I Think About This a Lot is a series dedicated to private memes: images, videos, and other random trivia we are doomed to play forever on loop in our minds.
If you watch Barefoot Contessa on the Food Network, then you know that Ina Garten is a bona fide lifestyle influencer. I don’t mean the Instagram-filtered variety — Ina is the real deal. I’ve watched her show for 15 years and am convinced that she is better than me in every way.
For starters, Ina is a domestic goddess with zero formal culinary training. In the ’70s she worked in the White House Office of Management and Budget and helped write the nuclear energy budget for Presidents Ford and Carter. Now, she lives in the Hamptons with her exceedingly well-fed husband, Jeffrey, and makes everything from scratch, frequently plucking fresh ingredients from her fruitful and gorgeously manicured garden. She has an orchard with 25 crab apple trees, maintains a thriving social life with A-list pals like Michelle Obama and Neil Patrick Harris, and there are always just-picked flowers on her dining table. That’s why I absolutely love it when, while explaining how to make a recipe, Ina assures her viewers that “store-bought is fine.”
What she’s saying is that there are instances in cooking when we can cut corners — even though she definitely wouldn’t. For example, bread crumbs. Ina whips them up by pulsing some leftover good bread with herbs from her garden in a food processor. For those of us who don’t have a food processor in the kitchen or even, usually, bread: “store-bought is fine.”
Ina has said that she makes her pie crusts from scratch, that herbs should be fresh not dried, that she would never, ever use a pre-grated cheese. I have never made a pie crust or picked fresh herbs, and I usually buy the type of Parmesan cheese that isn’t even kept in the refrigerated section of the supermarket. But, benevolently, she lets us off the hook: “store-bought is fine.”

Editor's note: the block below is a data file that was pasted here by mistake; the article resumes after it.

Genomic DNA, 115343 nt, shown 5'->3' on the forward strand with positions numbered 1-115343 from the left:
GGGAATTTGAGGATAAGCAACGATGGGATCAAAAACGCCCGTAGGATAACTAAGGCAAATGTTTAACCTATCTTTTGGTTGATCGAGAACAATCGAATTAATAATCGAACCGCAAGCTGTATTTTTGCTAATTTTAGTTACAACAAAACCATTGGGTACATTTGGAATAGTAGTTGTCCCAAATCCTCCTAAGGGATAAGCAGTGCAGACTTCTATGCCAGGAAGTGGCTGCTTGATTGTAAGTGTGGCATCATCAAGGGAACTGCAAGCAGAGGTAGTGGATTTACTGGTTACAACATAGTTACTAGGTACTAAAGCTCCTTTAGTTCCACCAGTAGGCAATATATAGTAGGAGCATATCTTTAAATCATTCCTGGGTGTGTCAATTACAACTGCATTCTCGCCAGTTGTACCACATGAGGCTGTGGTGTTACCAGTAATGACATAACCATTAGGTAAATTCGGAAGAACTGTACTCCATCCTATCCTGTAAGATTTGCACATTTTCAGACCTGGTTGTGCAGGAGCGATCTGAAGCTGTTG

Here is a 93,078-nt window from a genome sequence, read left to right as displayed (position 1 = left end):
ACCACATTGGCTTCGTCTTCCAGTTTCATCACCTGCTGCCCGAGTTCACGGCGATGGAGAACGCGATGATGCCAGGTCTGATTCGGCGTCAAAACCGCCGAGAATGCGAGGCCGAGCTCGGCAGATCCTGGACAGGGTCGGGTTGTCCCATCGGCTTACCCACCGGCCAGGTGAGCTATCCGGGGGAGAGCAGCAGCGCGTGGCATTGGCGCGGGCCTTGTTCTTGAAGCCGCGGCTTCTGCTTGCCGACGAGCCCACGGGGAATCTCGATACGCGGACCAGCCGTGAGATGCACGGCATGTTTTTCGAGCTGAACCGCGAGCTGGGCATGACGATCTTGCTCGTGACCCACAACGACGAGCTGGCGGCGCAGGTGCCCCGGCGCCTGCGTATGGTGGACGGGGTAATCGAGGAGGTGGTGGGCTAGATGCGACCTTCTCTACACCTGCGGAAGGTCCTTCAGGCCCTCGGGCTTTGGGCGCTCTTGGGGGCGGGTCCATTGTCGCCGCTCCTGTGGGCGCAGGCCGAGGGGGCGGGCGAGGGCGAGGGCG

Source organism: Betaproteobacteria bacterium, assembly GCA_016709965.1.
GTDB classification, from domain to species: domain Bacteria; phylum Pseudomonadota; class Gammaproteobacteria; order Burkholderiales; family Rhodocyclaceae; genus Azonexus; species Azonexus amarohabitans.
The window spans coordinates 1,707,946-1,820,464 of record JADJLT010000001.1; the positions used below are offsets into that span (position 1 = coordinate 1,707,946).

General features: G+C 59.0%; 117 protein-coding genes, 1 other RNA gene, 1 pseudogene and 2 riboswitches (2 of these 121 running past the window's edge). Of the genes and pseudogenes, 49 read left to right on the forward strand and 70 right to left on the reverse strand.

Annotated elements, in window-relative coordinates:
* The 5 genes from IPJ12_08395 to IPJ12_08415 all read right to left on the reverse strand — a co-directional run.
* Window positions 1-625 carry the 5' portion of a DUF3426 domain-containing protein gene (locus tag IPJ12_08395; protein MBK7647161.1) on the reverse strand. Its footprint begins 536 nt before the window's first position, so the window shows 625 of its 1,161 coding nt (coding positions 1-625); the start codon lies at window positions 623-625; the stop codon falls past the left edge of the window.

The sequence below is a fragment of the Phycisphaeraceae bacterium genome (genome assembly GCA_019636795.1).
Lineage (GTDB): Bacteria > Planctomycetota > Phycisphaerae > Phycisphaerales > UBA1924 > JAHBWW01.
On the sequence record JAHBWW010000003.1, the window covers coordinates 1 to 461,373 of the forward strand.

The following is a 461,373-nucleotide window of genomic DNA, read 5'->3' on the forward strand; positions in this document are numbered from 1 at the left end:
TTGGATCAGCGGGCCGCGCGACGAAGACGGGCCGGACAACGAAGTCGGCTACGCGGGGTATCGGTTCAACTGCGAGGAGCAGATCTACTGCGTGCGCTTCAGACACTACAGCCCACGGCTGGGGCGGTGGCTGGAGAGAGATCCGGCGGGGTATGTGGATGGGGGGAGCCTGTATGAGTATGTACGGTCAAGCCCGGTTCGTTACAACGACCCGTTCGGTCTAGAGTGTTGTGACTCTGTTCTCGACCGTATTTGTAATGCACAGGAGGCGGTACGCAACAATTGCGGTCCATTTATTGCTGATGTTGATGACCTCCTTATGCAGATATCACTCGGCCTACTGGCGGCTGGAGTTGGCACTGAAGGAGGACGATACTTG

Those words echo in my head every time I walk through the aisles of a grocery store. I’m not much of a cook, so I take more liberty than Ina intended. A package of pre-chopped veggies for stir-fry? Store-bought is fine. A box of Tex-Mex seasoned rice and beans mix? Store-bought is fine. A whole frozen chicken pot pie? Store-bought is fine!!!
It’s such an elegant phrase. On the one hand, it says that I don’t have to live in the Hamptons and spend hours a day cultivating a lush garden to make chicken for dinner. On the other, it puts me in my place: “You can try but you’ll never be me, bitch.” (Ina would never say “bitch.”) But for all the license that I take at the grocery store, I do think that I understand the spirit of Ina’s words. It helps make her cooking more accessible for the masses. And for me, “accessible” sometimes means throwing that whole frozen pot pie in the oven for dinner.
In case you couldn’t tell by now, I’ve spent vastly many more hours watching Barefoot Contessa than actually cooking. And that’s because watching Barefoot Contessa is a little like walking into a Williams-Sonoma. Have you ever casually walked into a Williams-Sonoma without imagining the type of life you could have? You know, if you owned that $71.96 stainless-steel ice-cream maker and that $249.95 indoor grill? I watch episodes of Barefoot Contessa and fantasize about having my friends over for casual-yet-elegant dinner parties with Ina’s recipe for a perfect roast chicken, goat cheese mashed potatoes, full-bloom dahlias in a vase, and laughter — so much laughter!
Just like I never leave Williams-Sonoma as the proud new owner of a stainless-steel ice-cream maker, I don’t live and entertain like Ina Garten. But I still crave her approval for what I do in the kitchen and, in an unintentional way, she’s given it to me — even if “what I do in the kitchen” is record marathons of Barefoot Contessa and binge-watch the episodes for hours while shoving Trader Joe’s premade mini quiches into my mouth. I’m fine, I whisper to myself between bites, and store-bought is fine!